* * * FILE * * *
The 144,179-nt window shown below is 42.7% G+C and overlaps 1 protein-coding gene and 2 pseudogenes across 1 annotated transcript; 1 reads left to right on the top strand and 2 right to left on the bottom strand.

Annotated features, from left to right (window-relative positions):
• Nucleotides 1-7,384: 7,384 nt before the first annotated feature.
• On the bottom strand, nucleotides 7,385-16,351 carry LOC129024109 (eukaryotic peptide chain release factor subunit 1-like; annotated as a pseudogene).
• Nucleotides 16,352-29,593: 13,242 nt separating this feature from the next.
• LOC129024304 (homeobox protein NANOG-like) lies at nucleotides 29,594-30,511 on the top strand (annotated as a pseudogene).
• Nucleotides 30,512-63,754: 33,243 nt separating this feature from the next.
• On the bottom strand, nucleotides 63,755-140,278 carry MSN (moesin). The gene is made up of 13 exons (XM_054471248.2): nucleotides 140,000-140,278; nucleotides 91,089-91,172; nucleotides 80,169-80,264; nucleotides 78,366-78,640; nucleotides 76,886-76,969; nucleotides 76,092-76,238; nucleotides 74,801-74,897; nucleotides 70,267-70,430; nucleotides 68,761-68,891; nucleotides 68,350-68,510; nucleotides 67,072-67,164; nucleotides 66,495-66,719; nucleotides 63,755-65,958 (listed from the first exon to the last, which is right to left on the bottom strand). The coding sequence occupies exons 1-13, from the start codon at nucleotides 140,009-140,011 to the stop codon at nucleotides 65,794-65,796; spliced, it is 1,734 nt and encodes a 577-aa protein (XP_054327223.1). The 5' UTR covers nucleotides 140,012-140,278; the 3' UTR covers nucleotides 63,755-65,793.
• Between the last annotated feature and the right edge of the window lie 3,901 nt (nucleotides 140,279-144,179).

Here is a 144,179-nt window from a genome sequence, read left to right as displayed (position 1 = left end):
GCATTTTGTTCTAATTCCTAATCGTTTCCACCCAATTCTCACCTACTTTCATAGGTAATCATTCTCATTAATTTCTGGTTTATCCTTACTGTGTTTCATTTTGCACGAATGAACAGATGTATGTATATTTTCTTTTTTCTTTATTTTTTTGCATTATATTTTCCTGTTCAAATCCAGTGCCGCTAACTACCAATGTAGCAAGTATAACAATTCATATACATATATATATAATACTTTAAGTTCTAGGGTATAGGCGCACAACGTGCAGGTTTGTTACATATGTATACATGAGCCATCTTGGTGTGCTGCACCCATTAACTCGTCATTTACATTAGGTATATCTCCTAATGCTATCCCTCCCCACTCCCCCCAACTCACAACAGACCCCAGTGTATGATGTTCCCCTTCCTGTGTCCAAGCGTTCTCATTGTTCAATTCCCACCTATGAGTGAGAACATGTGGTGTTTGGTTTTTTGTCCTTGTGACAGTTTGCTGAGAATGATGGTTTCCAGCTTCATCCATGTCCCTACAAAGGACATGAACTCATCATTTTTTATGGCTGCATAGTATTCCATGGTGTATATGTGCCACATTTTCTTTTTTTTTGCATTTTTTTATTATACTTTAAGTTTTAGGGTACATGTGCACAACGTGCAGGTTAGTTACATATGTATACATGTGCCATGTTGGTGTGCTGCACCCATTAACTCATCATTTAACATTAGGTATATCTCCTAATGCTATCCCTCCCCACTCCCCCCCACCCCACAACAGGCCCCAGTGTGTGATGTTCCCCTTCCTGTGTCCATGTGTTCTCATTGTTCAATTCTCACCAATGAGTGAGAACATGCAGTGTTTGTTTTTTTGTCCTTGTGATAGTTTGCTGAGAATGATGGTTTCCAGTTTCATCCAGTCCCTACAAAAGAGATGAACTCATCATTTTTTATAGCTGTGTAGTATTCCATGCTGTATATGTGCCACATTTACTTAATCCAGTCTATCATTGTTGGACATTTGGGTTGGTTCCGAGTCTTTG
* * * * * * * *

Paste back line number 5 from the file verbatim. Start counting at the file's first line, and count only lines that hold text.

• Nucleotides 16,352-29,593: 13,242 nt separating this feature from the next.